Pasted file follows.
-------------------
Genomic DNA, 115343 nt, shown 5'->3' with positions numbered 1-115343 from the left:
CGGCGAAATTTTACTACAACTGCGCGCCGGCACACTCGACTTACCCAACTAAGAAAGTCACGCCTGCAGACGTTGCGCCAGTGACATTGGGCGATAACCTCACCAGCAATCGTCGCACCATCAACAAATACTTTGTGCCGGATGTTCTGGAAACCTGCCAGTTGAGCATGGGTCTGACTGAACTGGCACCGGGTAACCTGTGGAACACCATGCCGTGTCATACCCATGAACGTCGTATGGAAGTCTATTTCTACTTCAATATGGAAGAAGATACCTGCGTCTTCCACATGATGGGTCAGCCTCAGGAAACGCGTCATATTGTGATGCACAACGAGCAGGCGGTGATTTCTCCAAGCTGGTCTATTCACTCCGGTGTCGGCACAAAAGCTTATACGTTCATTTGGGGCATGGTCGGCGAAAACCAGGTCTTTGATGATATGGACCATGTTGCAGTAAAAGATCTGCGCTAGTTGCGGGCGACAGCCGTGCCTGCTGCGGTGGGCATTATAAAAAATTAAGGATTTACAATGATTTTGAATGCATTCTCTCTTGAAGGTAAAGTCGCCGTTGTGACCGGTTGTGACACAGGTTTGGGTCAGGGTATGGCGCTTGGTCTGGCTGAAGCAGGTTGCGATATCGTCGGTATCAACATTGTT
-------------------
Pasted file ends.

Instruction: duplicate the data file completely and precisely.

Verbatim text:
Genomic DNA, 115343 nt, shown 5'->3' with positions numbered 1-115343 from the left:
CGGCGAAATTTTACTACAACTGCGCGCCGGCACACTCGACTTACCCAACTAAGAAAGTCACGCCTGCAGACGTTGCGCCAGTGACATTGGGCGATAACCTCACCAGCAATCGTCGCACCATCAACAAATACTTTGTGCCGGATGTTCTGGAAACCTGCCAGTTGAGCATGGGTCTGACTGAACTGGCACCGGGTAACCTGTGGAACACCATGCCGTGTCATACCCATGAACGTCGTATGGAAGTCTATTTCTACTTCAATATGGAAGAAGATACCTGCGTCTTCCACATGATGGGTCAGCCTCAGGAAACGCGTCATATTGTGATGCACAACGAGCAGGCGGTGATTTCTCCAAGCTGGTCTATTCACTCCGGTGTCGGCACAAAAGCTTATACGTTCATTTGGGGCATGGTCGGCGAAAACCAGGTCTTTGATGATATGGACCATGTTGCAGTAAAAGATCTGCGCTAGTTGCGGGCGACAGCCGTGCCTGCTGCGGTGGGCATTATAAAAAATTAAGGATTTACAATGATTTTGAATGCATTCTCTCTTGAAGGTAAAGTCGCCGTTGTGACCGGTTGTGACACAGGTTTGGGTCAGGGTATGGCGCTTGGTCTGGCTGAAGCAGGTTGCGATATCGTCGGTATCAACATTGTT